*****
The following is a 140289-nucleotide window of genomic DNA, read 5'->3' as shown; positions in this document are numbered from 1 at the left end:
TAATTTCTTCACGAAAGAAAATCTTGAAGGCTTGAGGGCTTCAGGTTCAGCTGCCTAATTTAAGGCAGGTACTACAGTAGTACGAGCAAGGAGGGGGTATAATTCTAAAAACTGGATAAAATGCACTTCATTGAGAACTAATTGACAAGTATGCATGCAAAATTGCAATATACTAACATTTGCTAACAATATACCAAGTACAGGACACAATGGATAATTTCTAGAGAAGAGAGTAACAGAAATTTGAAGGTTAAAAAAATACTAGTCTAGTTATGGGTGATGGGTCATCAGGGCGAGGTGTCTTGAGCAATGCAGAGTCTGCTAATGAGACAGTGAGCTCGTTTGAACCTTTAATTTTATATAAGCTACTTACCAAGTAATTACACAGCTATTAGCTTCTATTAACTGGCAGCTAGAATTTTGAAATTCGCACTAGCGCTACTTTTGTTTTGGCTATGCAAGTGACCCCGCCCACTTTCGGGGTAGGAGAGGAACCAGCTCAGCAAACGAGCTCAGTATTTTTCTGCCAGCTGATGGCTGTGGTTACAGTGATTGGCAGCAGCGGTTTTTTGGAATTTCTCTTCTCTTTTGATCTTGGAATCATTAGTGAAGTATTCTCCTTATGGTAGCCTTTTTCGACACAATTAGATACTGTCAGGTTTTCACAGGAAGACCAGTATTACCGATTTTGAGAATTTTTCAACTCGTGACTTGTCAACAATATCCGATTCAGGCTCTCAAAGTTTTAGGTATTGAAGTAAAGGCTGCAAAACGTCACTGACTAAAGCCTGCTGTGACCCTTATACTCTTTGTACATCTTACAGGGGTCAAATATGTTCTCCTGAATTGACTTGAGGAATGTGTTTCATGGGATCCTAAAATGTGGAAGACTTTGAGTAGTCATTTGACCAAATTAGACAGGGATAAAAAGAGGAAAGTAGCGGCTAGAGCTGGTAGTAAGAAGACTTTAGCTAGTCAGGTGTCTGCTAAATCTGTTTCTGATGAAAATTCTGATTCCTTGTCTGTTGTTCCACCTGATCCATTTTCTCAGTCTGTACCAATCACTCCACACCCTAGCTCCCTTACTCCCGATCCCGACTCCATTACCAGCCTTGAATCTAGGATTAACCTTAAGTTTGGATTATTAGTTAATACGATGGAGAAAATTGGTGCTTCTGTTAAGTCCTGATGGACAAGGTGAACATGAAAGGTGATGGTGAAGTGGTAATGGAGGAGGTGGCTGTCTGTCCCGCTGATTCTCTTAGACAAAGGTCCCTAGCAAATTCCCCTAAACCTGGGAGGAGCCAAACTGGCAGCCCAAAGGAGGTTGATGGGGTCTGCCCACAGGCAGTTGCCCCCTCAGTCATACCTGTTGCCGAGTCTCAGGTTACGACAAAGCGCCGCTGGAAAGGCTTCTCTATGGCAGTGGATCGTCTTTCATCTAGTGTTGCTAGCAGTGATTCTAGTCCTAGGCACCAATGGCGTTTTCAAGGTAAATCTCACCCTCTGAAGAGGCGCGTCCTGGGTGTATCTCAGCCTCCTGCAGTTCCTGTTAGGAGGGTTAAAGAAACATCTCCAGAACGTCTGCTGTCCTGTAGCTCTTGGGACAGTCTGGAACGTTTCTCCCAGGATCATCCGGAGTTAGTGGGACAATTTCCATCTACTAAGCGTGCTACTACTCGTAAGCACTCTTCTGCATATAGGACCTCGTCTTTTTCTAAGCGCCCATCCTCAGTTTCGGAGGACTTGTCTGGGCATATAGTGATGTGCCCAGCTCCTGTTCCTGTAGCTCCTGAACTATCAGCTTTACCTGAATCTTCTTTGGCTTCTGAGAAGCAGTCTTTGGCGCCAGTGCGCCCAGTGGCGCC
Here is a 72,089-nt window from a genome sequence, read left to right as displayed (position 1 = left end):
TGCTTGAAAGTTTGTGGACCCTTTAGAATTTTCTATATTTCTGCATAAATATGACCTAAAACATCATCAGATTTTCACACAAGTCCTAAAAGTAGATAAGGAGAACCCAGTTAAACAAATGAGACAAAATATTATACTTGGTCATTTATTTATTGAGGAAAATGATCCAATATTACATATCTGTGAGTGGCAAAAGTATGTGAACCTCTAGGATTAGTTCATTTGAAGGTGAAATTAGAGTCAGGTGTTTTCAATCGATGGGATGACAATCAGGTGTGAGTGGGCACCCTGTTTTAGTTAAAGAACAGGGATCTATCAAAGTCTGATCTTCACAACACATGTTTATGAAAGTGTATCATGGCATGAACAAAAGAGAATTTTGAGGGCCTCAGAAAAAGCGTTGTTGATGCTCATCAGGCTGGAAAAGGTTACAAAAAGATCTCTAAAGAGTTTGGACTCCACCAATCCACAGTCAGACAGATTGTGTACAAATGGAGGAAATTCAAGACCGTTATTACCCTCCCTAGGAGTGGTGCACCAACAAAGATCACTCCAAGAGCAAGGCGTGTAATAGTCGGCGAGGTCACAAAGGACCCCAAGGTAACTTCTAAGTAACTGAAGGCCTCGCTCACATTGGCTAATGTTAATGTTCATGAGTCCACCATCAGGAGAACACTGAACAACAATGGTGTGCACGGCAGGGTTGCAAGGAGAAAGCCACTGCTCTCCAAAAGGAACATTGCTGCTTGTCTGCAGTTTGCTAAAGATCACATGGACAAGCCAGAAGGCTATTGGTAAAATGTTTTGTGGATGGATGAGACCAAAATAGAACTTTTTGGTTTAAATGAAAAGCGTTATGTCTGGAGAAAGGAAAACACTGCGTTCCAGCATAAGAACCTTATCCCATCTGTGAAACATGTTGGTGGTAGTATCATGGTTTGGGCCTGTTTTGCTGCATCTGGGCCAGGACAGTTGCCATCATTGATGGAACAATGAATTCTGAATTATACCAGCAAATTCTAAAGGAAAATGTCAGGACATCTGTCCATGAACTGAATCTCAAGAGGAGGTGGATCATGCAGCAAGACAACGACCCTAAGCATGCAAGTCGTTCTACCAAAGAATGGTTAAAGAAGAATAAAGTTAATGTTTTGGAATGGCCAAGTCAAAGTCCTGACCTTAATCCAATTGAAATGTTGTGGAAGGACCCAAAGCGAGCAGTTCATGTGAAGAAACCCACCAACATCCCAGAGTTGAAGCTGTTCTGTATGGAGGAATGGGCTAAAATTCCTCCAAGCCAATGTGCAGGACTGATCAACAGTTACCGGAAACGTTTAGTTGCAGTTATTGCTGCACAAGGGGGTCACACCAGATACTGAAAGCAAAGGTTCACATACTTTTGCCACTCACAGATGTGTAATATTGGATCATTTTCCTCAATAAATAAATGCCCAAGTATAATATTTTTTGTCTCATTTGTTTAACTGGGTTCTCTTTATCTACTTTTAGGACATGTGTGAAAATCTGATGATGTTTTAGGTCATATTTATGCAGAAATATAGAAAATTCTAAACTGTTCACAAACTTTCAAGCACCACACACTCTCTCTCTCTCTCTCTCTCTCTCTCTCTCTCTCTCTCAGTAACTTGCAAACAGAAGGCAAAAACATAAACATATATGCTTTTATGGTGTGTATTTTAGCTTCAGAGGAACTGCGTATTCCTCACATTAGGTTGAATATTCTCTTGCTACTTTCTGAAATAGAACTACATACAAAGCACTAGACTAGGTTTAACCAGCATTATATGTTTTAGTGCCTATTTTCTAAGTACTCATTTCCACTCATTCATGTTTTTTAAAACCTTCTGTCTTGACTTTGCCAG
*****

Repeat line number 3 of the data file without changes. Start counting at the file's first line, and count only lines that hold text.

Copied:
Here is a 72,089-nt window from a genome sequence, read left to right as displayed (position 1 = left end):